Somebody Else’s Problem

Things that are Somebody Else’s Problem (SEP) are invisible. Douglas Adams famously joked about this in “The Hitchhiker’s Guide to the Galaxy,” but the effect is serious and real.

For example, local British politicians were falling over each other trying to attract data centers. They were focusing on the cachet of having Google or Facebook in their town, and the half-dozen jobs for the electricians and plumbers maintaining them. Supplying these energy-hungry behemoths with power was Somebody Else’s Problem.

Now they have so many data centers in West London that their electrical grid is overloaded, and they won’t be able to build more housing until they have upgraded their main cables. That’ll be sometime in the 2030s.

As an IT leader, it is your job to ensure that each team knows the problems they might cause for other parts of the organization.

Stop Speaking While You Think

Do you, like, use too many, like, filler words? Sitting in a coffee shop in New York a few weeks back, I noticed that every fifth word in New York English is “like.”

Research shows that people who use more filler words are considered less intelligent, and their arguments are considered weaker. So it’s a good idea to get rid of your filler words. Here is an exercise: Record yourself on your phone speaking on any topic for one minute. Listen to the recording and count how many filler words you use per minute. Like, uh, ah, um, er, well. If you use more than one, you should improve.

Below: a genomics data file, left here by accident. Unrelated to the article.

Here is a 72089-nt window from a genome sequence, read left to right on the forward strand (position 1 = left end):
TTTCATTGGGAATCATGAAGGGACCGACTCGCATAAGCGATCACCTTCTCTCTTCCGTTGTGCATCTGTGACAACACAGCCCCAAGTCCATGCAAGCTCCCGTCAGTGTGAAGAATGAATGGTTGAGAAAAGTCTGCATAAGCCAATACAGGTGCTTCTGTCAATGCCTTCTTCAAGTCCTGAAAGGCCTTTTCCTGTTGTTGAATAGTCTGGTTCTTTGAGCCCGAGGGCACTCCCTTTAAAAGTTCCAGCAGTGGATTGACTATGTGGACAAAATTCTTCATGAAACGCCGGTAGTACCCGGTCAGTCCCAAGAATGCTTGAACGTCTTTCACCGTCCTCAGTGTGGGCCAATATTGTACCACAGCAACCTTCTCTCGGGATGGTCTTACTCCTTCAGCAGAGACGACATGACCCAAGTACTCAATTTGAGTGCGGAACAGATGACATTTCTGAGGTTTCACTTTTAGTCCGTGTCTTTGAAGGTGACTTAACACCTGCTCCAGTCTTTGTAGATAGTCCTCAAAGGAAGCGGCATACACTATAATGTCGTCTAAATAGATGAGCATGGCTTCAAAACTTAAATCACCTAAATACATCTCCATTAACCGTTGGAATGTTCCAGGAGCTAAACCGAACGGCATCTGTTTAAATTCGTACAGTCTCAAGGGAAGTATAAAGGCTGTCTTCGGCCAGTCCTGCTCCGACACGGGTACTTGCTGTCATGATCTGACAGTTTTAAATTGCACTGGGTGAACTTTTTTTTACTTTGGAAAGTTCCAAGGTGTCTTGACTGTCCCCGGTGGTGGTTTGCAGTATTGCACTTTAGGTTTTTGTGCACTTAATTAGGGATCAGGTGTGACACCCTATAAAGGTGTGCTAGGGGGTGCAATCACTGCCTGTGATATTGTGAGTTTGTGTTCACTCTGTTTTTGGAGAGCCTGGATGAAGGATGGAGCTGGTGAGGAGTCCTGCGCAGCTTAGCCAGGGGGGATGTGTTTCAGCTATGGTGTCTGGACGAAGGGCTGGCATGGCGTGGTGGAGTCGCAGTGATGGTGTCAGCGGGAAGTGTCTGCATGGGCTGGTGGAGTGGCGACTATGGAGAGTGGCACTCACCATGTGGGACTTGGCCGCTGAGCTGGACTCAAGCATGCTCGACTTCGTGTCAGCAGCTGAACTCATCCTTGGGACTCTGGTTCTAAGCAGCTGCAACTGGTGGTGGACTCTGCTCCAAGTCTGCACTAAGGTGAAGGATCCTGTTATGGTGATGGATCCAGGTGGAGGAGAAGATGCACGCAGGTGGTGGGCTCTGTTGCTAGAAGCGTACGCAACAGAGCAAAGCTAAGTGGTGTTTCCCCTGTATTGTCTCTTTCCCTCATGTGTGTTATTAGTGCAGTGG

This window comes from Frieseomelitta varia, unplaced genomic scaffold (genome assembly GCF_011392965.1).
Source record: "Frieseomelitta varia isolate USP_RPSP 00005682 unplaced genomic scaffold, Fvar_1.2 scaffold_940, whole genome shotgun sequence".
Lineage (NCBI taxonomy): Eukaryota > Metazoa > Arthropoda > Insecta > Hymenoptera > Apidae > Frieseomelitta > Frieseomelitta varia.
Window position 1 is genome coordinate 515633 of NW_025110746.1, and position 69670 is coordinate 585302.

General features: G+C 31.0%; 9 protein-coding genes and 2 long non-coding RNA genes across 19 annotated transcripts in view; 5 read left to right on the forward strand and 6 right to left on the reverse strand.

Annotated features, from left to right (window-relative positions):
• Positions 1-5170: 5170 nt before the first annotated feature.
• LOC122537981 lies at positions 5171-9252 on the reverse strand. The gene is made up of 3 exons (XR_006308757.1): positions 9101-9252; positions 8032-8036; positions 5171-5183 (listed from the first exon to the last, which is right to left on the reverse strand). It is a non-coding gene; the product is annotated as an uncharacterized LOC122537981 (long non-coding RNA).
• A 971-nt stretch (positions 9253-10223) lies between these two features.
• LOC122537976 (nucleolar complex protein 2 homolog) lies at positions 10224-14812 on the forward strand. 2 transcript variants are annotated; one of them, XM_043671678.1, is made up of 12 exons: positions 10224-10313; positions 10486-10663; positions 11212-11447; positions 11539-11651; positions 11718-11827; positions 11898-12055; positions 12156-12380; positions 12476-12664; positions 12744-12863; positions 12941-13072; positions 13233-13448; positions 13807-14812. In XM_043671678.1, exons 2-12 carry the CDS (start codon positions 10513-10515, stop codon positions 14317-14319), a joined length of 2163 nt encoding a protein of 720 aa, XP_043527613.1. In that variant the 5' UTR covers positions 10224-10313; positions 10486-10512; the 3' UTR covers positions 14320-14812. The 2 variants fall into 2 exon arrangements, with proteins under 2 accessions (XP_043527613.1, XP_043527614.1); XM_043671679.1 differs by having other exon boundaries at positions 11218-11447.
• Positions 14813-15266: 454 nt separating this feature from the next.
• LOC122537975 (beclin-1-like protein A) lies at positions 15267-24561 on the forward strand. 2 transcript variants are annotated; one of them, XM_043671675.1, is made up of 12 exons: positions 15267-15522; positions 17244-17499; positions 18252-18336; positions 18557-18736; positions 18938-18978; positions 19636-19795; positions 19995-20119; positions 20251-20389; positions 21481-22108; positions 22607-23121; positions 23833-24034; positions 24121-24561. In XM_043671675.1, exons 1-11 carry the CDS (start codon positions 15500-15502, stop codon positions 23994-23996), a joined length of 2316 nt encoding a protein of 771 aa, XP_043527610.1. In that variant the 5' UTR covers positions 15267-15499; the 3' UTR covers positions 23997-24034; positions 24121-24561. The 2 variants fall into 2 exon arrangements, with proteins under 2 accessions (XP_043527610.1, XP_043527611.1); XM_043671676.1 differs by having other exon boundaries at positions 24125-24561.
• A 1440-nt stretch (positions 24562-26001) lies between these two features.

Now record yourself again for one minute, this time making an effort to simply say nothing when you need to think. Pause and think instead of just babbling a filler word. People who pause while speaking are considered more intelligent. Listen to your recording and count your filler words. Hopefully, you have fewer. Also, notice that a pause of one second – the time normally filled with a useless word – is not a problem at all for the listener.

Avoidable Disasters

Humans keep causing avoidable disasters. I’m a pilot qualified to fly under Visual Flight Rules (VFR), and I am acutely aware that the number one cause of deadly crashes for pilots like me is to fly into clouds or fog. It turns out that it takes only 45 seconds for an untrained pilot  to become completely disoriented in clouds. Professionals train long hours to learn to override their intuitive feeling of what is up and down and trust their instruments.

Nevertheless, a professional helicopter pilot who had only VFR training flew his helicopter into the ground after getting disoriented in a cloud, killing himself, basketball icon Kobe Bryant, and seven others.

In IT, we also know how to do things. As an industry, we have decades of experience building solid, user-friendly systems and running IT projects. But we mysteriously insist on doing it wrong, causing one IT disaster after another. We think we can take a shortcut in order to meet our deadline, just like the helicopter pilot taking the shortcut through a cloud. As the CIO, you need to make sure you have a process in place to prevent people working on critical systems from taking shortcuts.